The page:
This page is supplementary to the paper entitled "FLUCCS: Using Code and Change Metrics to Improve Fault Localization", which has been presented at the International Symposium on Software Testing and Analysis 2017. This page contains additional results that could not be reported in the paper due to page limits.
Fault localization aims to support the debugging activities of human developers by highlighting the program elements that are suspected to be responsible for the observed failure. Spectrum Based Fault Localization (SBFL), an existing localization technique that only relies on the coverage and pass/fail results of executed test cases, has been widely studied but also criticized for the lack of precision and limited effort reduction. To overcome restrictions of techniques based purely on coverage, we extend SBFL with code and change metrics that have been studied in the context of defect prediction, such as size, age and code churn. Using suspiciousness values from existing SBFL formulas and these source code metrics as features, we apply two learn-to-rank techniques, Genetic Programming (GP) and linear rank Support Vector Machines (SVMs). We evaluate our approach with a ten-fold cross validation of method level fault localization, using 386 real world faults from the Defects4J repository. GP with additional source code metrics ranks the faulty method at the top for 144 faults, and within the top ten for 304 faults. This is a significant improvement over the state-of-the-art SBFL formulas, the best of which can rank 65 and 212 faults at the top and within the top ten, respectively.
Distribution of Wasted Effort
Our objective is to minimize the effort wasted looking at the non-faulty program elements. We use wasted effort (wef), the absolute count version of the traditional Expense metric. Following histograms describe the overall distribution of wef.
These histograms show the distribution of wef values per project. Distribution of wef values for both median and the best performance GP-generated ranking models, denoted as 'med' and 'min' respectively, are shown side by side in these histograms.
Main idea of FLUCCS, our new fault localization tool, is using code and change metrics, which have been widely used in defect prediction. Two types of histograms, one with code and change metrics and one without them, are shown in below to clarify promising improvement of exploiting code and change metrics in fault localization using FLUCCS with GP as the learning mechanism.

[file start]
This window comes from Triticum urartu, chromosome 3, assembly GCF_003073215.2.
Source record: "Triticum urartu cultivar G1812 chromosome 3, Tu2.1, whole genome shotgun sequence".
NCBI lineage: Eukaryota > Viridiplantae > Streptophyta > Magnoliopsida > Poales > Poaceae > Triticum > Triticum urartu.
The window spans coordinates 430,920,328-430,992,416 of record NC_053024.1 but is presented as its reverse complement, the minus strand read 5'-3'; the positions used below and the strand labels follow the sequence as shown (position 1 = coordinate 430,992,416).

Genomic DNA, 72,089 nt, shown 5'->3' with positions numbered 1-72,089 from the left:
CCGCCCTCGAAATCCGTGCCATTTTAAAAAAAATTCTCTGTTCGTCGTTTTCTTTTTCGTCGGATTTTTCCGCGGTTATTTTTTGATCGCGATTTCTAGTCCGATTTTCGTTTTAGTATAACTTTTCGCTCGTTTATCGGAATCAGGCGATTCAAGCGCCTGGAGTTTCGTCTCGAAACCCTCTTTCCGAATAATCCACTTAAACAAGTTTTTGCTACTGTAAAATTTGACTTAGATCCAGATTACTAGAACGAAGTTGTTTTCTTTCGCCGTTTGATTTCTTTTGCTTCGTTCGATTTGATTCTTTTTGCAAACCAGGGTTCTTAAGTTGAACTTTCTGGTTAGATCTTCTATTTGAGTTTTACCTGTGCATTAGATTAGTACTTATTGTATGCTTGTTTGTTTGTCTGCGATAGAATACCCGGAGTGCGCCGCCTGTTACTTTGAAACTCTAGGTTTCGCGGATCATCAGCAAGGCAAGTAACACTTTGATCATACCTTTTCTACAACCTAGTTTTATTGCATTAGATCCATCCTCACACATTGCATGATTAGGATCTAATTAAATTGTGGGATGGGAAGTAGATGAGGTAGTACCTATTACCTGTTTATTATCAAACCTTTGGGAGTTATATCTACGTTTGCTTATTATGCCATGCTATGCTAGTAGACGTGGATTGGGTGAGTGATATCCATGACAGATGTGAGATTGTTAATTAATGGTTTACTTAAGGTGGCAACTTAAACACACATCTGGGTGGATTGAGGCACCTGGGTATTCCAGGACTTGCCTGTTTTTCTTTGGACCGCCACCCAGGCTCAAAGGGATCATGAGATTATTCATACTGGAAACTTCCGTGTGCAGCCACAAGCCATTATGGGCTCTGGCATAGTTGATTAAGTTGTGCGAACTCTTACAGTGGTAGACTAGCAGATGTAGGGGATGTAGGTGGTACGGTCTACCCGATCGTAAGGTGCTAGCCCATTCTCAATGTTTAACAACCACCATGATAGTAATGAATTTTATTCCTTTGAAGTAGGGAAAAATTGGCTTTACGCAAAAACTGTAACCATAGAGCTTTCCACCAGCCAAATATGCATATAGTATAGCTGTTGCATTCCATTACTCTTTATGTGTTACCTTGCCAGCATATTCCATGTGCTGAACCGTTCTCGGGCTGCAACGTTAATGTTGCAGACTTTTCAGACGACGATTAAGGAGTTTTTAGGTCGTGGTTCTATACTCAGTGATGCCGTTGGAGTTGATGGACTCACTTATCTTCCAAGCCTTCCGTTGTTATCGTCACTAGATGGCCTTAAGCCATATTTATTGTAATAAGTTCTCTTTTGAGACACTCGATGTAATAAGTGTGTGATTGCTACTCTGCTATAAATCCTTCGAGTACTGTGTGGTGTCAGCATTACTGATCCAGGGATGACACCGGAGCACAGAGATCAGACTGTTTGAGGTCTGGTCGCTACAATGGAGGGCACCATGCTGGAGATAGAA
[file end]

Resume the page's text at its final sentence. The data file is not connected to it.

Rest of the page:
To further clarify the effect of employing code and change metrics in fault localization, we compare the results of three other learning mechanisms (Gaussian Process, Linear rankingSVM, Random Forest) with and without code and change metrics. From these comparisions, we insist that the benefit of using code and change metrics is not limited to GP.
|Linear ranking SVM|
FLUCCS uses Method Level Aggregation on SBFL suspiciousness scores to further imporve the accuracy of fault localization. Impact of using Method Level Aggregation (or Method Aggregation) is shown in following histograms of wef for baseline formulas; two cases, with and without Method Aggregation, are described in the histograms side by side.
Above results have been obtained by using the data set which composes of fault data from six different projects (Lang, Math, Time, Closure, Chart, Mockito). Here, we show the cross-project validity for these projects using four different learning mechanisms.
All of these histograms are limited to wef values which are smaller or equal to 200 due to hardness of visualization when including large values. If the technique failed to localize any faults within top 200, no histograms are appeared in the figure.
An artifact of FLUCCS, named *defects4j-fluccs*, contains the implementation of FLUCCS as well as the dataset used to evaluate it in the accompanying paper. Data sets generated by FLUCCS consist of suspiciousness scores from existing SBFL formulas as well as code and change metric values (age, churn, and complexity). This artifact is uploaded at here.
Full results of additional experiments on FLUCCS, i.e., cross-project, gradual cross-project, and feature importance analysis, are uploaded here